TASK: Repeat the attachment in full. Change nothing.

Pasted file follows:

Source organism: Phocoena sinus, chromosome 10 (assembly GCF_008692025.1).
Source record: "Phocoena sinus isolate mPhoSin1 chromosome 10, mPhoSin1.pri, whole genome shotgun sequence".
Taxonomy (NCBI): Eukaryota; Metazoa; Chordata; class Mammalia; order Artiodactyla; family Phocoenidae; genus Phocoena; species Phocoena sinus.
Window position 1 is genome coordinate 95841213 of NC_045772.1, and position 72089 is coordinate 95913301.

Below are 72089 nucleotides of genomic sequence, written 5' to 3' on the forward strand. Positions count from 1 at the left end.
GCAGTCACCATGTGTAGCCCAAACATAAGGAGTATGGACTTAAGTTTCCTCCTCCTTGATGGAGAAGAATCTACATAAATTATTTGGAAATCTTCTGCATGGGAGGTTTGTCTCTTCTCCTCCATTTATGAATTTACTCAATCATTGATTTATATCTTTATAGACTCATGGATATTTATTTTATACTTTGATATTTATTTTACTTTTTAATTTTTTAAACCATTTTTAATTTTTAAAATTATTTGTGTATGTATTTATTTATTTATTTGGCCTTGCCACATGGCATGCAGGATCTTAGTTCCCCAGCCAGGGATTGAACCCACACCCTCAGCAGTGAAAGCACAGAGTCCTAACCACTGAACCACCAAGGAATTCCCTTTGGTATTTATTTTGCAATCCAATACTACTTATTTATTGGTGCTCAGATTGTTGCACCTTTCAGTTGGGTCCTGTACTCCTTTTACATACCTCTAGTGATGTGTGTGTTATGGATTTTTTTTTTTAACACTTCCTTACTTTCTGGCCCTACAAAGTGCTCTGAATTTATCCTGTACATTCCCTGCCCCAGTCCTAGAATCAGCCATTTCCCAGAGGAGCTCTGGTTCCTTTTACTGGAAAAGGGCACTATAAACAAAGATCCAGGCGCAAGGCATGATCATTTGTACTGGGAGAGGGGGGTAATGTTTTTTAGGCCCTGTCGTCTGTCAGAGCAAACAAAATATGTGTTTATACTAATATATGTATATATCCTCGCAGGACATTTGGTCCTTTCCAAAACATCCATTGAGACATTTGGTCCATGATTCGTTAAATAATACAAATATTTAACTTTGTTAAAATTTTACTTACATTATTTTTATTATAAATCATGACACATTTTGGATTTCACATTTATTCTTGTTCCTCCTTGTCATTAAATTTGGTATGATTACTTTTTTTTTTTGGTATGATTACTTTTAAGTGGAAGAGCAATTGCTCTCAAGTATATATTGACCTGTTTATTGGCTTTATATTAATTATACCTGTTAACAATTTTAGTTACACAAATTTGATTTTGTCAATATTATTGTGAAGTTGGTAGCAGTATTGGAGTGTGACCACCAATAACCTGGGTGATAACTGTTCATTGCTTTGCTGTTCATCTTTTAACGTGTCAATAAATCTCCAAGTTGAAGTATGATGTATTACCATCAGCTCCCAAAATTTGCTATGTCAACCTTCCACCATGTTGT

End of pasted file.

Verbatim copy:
Source organism: Phocoena sinus, chromosome 10 (assembly GCF_008692025.1).
Source record: "Phocoena sinus isolate mPhoSin1 chromosome 10, mPhoSin1.pri, whole genome shotgun sequence".
Taxonomy (NCBI): Eukaryota; Metazoa; Chordata; class Mammalia; order Artiodactyla; family Phocoenidae; genus Phocoena; species Phocoena sinus.
Window position 1 is genome coordinate 95841213 of NC_045772.1, and position 72089 is coordinate 95913301.

Below are 72089 nucleotides of genomic sequence, written 5' to 3' on the forward strand. Positions count from 1 at the left end.
GCAGTCACCATGTGTAGCCCAAACATAAGGAGTATGGACTTAAGTTTCCTCCTCCTTGATGGAGAAGAATCTACATAAATTATTTGGAAATCTTCTGCATGGGAGGTTTGTCTCTTCTCCTCCATTTATGAATTTACTCAATCATTGATTTATATCTTTATAGACTCATGGATATTTATTTTATACTTTGATATTTATTTTACTTTTTAATTTTTTAAACCATTTTTAATTTTTAAAATTATTTGTGTATGTATTTATTTATTTATTTGGCCTTGCCACATGGCATGCAGGATCTTAGTTCCCCAGCCAGGGATTGAACCCACACCCTCAGCAGTGAAAGCACAGAGTCCTAACCACTGAACCACCAAGGAATTCCCTTTGGTATTTATTTTGCAATCCAATACTACTTATTTATTGGTGCTCAGATTGTTGCACCTTTCAGTTGGGTCCTGTACTCCTTTTACATACCTCTAGTGATGTGTGTGTTATGGATTTTTTTTTTTAACACTTCCTTACTTTCTGGCCCTACAAAGTGCTCTGAATTTATCCTGTACATTCCCTGCCCCAGTCCTAGAATCAGCCATTTCCCAGAGGAGCTCTGGTTCCTTTTACTGGAAAAGGGCACTATAAACAAAGATCCAGGCGCAAGGCATGATCATTTGTACTGGGAGAGGGGGGTAATGTTTTTTAGGCCCTGTCGTCTGTCAGAGCAAACAAAATATGTGTTTATACTAATATATGTATATATCCTCGCAGGACATTTGGTCCTTTCCAAAACATCCATTGAGACATTTGGTCCATGATTCGTTAAATAATACAAATATTTAACTTTGTTAAAATTTTACTTACATTATTTTTATTATAAATCATGACACATTTTGGATTTCACATTTATTCTTGTTCCTCCTTGTCATTAAATTTGGTATGATTACTTTTTTTTTTTGGTATGATTACTTTTAAGTGGAAGAGCAATTGCTCTCAAGTATATATTGACCTGTTTATTGGCTTTATATTAATTATACCTGTTAACAATTTTAGTTACACAAATTTGATTTTGTCAATATTATTGTGAAGTTGGTAGCAGTATTGGAGTGTGACCACCAATAACCTGGGTGATAACTGTTCATTGCTTTGCTGTTCATCTTTTAACGTGTCAATAAATCTCCAAGTTGAAGTATGATGTATTACCATCAGCTCCCAAAATTTGCTATGTCAACCTTCCACCATGTTGT